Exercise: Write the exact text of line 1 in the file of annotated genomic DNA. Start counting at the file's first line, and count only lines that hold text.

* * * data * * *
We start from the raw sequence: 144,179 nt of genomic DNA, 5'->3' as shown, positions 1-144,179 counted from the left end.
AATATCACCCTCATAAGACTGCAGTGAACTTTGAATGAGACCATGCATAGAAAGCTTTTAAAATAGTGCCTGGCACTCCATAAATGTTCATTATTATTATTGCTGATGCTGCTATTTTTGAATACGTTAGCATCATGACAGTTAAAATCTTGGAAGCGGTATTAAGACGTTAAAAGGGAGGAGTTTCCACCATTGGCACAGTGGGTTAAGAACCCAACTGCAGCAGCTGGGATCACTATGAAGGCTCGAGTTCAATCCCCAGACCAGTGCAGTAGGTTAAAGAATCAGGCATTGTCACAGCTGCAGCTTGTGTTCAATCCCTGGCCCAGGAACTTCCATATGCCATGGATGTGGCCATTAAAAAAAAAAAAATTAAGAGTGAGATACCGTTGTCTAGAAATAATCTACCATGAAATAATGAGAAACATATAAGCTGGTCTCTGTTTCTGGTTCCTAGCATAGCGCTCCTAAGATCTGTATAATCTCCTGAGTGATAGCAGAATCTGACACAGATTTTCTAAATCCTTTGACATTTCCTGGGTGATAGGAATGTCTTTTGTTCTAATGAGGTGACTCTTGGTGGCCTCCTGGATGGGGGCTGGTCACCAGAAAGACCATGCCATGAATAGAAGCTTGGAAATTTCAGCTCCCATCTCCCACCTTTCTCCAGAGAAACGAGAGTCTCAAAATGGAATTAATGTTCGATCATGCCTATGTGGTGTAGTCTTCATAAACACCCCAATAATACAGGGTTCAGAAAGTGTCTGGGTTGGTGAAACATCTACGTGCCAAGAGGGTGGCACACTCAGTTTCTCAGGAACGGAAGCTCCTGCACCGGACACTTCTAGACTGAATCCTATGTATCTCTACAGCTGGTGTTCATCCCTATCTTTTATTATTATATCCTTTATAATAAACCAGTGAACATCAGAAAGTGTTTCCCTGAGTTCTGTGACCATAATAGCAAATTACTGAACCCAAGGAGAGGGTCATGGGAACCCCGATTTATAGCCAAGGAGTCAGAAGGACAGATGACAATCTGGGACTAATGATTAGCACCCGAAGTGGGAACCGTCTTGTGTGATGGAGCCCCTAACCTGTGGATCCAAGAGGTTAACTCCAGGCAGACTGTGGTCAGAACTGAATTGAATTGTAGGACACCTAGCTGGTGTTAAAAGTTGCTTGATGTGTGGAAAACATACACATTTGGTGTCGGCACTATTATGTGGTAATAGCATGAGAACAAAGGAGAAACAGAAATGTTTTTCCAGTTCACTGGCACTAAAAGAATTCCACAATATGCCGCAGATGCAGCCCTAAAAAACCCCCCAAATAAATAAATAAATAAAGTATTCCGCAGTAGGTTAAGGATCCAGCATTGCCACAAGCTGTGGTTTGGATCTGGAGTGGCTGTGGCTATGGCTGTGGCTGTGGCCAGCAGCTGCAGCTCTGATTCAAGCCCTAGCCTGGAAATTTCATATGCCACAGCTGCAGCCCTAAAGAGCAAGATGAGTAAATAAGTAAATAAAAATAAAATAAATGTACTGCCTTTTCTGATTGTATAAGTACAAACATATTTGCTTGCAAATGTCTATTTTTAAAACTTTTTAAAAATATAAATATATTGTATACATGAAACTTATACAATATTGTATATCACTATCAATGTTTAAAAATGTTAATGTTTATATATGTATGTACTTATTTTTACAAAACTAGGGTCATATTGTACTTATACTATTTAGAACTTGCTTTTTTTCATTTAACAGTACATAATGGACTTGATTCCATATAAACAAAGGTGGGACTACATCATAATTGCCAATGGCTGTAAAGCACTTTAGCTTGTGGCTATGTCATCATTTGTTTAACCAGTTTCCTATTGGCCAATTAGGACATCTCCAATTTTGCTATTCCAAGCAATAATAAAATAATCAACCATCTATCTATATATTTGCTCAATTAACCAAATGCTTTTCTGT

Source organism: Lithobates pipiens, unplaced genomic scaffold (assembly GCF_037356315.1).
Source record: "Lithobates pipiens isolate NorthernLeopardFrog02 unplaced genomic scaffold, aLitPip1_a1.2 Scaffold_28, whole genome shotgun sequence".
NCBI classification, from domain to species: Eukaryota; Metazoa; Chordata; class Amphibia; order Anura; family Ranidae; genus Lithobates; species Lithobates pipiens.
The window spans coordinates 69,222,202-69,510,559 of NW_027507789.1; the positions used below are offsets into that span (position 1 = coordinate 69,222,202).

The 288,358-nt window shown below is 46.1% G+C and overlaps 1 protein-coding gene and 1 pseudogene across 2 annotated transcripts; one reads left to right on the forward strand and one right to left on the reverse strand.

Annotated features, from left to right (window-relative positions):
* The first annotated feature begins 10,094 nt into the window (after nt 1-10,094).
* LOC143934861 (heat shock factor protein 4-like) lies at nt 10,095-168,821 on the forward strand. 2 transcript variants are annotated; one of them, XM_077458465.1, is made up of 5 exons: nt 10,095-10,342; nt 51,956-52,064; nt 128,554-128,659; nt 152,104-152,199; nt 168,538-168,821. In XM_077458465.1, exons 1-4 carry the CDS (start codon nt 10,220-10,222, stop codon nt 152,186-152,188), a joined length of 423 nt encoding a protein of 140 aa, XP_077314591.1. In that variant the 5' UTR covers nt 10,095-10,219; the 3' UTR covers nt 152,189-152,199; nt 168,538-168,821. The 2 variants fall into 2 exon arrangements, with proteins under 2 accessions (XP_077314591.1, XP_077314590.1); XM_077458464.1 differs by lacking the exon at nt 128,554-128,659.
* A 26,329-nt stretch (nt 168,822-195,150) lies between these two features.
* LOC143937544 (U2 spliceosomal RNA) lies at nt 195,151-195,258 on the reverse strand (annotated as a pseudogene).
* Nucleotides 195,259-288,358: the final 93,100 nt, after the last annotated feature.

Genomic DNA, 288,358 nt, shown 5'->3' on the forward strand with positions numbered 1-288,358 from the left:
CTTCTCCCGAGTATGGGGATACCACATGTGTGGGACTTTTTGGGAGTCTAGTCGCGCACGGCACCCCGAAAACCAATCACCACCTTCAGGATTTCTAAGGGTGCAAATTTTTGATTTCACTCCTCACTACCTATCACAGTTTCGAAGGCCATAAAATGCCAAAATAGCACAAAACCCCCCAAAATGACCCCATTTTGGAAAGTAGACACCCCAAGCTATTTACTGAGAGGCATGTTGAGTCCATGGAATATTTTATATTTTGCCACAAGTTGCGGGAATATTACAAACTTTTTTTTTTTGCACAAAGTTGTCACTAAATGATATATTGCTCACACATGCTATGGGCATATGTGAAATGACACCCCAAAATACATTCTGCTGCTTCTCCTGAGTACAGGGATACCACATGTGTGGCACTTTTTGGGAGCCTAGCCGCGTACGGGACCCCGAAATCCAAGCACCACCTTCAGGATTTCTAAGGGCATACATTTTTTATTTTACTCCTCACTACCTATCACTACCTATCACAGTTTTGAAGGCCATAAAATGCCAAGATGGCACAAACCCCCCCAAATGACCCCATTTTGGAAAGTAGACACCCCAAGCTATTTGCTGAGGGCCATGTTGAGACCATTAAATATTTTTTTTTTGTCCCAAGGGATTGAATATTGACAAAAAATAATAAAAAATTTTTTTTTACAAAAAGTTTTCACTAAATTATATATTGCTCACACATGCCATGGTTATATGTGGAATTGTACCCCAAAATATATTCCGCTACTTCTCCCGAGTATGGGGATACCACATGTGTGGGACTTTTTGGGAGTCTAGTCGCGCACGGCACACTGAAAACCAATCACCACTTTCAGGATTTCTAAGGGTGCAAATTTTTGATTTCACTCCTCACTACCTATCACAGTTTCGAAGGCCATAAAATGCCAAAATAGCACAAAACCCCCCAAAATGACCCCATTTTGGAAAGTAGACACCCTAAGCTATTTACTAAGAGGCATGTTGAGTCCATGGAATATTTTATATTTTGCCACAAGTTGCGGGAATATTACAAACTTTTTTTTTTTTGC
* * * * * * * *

We start from the raw sequence: 144,179 nt of genomic DNA, 5'->3' as shown, positions 1-144,179 counted from the left end.